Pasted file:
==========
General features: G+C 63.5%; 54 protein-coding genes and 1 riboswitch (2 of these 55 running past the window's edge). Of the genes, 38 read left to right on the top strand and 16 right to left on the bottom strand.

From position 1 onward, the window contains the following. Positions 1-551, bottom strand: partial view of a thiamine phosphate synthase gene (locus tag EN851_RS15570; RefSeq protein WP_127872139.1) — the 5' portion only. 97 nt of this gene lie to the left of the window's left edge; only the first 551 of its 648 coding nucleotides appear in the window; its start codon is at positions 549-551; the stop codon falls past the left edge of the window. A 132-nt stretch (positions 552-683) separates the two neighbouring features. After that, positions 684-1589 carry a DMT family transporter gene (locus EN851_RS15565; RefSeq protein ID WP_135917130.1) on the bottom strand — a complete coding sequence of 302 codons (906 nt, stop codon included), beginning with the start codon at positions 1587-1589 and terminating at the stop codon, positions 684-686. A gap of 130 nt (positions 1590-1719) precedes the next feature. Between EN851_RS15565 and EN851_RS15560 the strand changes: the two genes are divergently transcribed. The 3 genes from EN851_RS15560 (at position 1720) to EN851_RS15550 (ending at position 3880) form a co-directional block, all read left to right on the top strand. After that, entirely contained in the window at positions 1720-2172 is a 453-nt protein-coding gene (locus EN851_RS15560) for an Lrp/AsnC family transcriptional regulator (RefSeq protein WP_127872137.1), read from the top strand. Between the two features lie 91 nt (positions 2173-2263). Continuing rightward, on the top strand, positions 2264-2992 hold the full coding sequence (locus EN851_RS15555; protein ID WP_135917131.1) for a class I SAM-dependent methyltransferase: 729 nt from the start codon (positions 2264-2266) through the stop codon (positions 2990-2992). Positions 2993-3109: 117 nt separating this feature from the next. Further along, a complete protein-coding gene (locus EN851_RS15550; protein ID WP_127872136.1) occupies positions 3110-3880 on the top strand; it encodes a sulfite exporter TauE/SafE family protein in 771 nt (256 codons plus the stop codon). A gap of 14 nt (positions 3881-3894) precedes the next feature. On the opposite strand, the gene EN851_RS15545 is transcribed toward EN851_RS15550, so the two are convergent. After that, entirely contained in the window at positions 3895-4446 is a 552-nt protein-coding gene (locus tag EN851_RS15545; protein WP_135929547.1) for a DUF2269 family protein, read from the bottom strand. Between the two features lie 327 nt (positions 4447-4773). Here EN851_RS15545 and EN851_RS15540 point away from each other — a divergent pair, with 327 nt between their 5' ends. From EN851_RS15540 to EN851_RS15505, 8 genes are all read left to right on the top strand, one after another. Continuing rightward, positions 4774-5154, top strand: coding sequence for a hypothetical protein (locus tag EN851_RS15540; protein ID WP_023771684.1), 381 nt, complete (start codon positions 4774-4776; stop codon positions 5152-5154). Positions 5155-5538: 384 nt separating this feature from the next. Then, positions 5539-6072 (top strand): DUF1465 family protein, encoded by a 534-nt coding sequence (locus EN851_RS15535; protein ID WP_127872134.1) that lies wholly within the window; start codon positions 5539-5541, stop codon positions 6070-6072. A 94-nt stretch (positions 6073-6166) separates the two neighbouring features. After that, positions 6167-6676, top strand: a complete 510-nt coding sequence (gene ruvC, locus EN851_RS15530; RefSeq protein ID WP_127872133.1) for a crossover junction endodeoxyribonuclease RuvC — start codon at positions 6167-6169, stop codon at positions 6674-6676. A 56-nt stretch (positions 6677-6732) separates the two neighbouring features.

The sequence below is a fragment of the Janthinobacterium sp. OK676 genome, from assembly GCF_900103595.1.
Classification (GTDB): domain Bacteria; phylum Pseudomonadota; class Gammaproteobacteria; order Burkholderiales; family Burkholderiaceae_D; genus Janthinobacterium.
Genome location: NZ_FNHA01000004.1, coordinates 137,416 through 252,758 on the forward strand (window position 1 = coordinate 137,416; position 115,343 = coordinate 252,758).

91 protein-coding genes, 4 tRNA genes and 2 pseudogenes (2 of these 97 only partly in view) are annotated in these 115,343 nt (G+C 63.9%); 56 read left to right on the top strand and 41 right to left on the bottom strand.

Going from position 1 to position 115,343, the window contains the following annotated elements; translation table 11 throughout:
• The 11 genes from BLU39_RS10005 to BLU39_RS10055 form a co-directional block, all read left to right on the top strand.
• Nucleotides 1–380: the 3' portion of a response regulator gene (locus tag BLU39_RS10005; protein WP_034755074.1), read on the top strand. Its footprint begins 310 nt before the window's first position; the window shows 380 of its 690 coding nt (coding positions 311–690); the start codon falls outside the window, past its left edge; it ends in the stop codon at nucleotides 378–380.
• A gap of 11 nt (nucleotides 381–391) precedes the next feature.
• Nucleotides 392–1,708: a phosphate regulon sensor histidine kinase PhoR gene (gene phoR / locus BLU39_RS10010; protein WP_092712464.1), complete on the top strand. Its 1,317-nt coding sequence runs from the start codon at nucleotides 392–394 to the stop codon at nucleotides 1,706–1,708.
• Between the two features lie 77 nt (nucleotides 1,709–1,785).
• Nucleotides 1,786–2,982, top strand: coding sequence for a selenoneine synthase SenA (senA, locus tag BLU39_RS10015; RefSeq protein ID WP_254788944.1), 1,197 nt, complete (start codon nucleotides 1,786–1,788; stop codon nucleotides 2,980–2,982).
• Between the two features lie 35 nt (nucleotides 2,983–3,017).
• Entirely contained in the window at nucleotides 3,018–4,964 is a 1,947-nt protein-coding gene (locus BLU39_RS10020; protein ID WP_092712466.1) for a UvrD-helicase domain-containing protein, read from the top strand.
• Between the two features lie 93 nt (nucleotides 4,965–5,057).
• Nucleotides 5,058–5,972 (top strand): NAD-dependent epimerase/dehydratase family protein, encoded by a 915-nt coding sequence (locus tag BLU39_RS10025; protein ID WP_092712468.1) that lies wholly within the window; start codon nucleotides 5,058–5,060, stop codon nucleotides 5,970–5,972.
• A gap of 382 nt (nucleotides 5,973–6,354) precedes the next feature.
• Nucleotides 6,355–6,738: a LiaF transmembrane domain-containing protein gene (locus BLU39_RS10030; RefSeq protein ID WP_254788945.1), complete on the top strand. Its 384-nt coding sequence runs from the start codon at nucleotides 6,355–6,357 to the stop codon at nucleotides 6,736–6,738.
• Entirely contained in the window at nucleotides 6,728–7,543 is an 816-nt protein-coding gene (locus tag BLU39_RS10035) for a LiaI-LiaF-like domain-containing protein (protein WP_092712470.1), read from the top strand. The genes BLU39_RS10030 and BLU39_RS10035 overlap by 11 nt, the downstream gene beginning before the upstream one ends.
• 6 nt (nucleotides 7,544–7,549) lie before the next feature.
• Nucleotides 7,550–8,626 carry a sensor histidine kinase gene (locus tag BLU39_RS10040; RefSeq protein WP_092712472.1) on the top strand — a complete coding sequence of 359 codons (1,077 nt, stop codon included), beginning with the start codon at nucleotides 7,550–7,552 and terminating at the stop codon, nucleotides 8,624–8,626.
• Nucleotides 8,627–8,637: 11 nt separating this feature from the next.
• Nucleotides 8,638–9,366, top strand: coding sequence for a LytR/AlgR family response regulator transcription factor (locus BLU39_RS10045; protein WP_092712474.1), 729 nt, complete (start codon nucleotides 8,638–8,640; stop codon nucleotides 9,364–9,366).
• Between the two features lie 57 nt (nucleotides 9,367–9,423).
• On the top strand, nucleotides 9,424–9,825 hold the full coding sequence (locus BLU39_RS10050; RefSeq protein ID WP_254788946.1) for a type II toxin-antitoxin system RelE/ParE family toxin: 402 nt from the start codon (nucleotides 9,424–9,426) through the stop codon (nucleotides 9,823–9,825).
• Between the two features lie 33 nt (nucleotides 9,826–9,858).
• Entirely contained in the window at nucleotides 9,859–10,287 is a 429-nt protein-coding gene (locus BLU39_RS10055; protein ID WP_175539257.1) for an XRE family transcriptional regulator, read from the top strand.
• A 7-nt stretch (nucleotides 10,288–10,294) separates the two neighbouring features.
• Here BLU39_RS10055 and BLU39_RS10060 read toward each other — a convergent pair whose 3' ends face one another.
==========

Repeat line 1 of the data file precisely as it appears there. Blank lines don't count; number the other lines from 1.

General features: G+C 63.5%; 54 protein-coding genes and 1 riboswitch (2 of these 55 running past the window's edge). Of the genes, 38 read left to right on the top strand and 16 right to left on the bottom strand.